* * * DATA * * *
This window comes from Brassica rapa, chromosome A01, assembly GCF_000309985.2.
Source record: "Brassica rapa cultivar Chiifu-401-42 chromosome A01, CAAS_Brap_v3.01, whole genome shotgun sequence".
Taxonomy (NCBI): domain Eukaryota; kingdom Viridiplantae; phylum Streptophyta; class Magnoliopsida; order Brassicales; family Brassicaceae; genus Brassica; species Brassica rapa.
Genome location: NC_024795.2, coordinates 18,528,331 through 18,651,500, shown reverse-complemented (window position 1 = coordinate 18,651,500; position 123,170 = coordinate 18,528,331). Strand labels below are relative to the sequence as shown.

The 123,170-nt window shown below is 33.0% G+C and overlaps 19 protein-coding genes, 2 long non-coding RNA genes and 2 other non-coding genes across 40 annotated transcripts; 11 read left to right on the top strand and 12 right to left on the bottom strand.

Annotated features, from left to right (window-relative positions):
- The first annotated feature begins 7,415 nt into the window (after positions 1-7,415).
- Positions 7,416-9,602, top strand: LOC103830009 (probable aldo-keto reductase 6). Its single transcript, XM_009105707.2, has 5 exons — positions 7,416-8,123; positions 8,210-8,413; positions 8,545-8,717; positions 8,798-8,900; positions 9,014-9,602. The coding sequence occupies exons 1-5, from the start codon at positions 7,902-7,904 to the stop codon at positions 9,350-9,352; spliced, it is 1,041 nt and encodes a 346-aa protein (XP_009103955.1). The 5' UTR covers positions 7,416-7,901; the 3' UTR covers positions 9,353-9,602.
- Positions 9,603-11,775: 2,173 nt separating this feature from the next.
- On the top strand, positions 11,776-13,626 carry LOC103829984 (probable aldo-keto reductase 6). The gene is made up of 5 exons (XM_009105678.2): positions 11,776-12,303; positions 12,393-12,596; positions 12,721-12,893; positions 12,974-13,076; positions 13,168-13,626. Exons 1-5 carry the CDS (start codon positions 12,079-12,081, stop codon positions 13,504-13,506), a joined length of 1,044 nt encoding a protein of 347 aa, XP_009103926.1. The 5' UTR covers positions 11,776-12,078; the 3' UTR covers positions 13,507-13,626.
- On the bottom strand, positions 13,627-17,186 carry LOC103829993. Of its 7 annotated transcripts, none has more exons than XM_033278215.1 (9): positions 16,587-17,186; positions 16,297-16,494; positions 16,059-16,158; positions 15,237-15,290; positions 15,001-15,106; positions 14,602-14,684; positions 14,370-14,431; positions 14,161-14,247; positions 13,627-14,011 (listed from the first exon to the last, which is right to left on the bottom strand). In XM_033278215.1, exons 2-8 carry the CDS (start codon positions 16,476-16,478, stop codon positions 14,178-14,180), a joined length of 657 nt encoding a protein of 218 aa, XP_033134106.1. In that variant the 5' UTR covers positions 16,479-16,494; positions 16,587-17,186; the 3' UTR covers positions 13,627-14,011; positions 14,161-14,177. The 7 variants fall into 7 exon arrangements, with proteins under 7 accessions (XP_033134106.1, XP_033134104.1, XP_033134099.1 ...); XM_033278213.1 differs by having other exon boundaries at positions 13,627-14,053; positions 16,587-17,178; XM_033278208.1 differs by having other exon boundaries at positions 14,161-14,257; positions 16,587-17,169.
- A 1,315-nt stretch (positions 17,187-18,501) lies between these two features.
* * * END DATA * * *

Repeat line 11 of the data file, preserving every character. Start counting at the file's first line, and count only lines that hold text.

- On the bottom strand, positions 13,627-17,186 carry LOC103829993. Of its 7 annotated transcripts, none has more exons than XM_033278215.1 (9): positions 16,587-17,186; positions 16,297-16,494; positions 16,059-16,158; positions 15,237-15,290; positions 15,001-15,106; positions 14,602-14,684; positions 14,370-14,431; positions 14,161-14,247; positions 13,627-14,011 (listed from the first exon to the last, which is right to left on the bottom strand). In XM_033278215.1, exons 2-8 carry the CDS (start codon positions 16,476-16,478, stop codon positions 14,178-14,180), a joined length of 657 nt encoding a protein of 218 aa, XP_033134106.1. In that variant the 5' UTR covers positions 16,479-16,494; positions 16,587-17,186; the 3' UTR covers positions 13,627-14,011; positions 14,161-14,177. The 7 variants fall into 7 exon arrangements, with proteins under 7 accessions (XP_033134106.1, XP_033134104.1, XP_033134099.1 ...); XM_033278213.1 differs by having other exon boundaries at positions 13,627-14,053; positions 16,587-17,178; XM_033278208.1 differs by having other exon boundaries at positions 14,161-14,257; positions 16,587-17,169.